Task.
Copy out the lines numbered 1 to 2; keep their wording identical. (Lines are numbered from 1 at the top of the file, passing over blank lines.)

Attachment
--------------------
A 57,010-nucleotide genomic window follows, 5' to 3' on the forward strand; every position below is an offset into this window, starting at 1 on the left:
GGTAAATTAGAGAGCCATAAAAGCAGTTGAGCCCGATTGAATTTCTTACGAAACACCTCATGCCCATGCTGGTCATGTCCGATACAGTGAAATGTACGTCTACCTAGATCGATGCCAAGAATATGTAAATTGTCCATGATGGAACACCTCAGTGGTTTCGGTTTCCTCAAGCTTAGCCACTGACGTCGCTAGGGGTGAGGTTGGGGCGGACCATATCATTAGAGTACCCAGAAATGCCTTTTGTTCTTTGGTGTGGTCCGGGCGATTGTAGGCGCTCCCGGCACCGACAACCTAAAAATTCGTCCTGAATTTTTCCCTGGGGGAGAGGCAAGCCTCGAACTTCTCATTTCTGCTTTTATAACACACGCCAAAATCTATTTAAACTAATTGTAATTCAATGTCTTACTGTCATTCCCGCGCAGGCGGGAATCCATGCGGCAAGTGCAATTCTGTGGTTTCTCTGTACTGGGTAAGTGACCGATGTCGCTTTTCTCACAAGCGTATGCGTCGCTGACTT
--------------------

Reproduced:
A 57,010-nucleotide genomic window follows, 5' to 3' on the forward strand; every position below is an offset into this window, starting at 1 on the left:
GGTAAATTAGAGAGCCATAAAAGCAGTTGAGCCCGATTGAATTTCTTACGAAACACCTCATGCCCATGCTGGTCATGTCCGATACAGTGAAATGTACGTCTACCTAGATCGATGCCAAGAATATGTAAATTGTCCATGATGGAACACCTCAGTGGTTTCGGTTTCCTCAAGCTTAGCCACTGACGTCGCTAGGGGTGAGGTTGGGGCGGACCATATCATTAGAGTACCCAGAAATGCCTTTTGTTCTTTGGTGTGGTCCGGGCGATTGTAGGCGCTCCCGGCACCGACAACCTAAAAATTCGTCCTGAATTTTTCCCTGGGGGAGAGGCAAGCCTCGAACTTCTCATTTCTGCTTTTATAACACACGCCAAAATCTATTTAAACTAATTGTAATTCAATGTCTTACTGTCATTCCCGCGCAGGCGGGAATCCATGCGGCAAGTGCAATTCTGTGGTTTCTCTGTACTGGGTAAGTGACCGATGTCGCTTTTCTCACAAGCGTATGCGTCGCTGACTT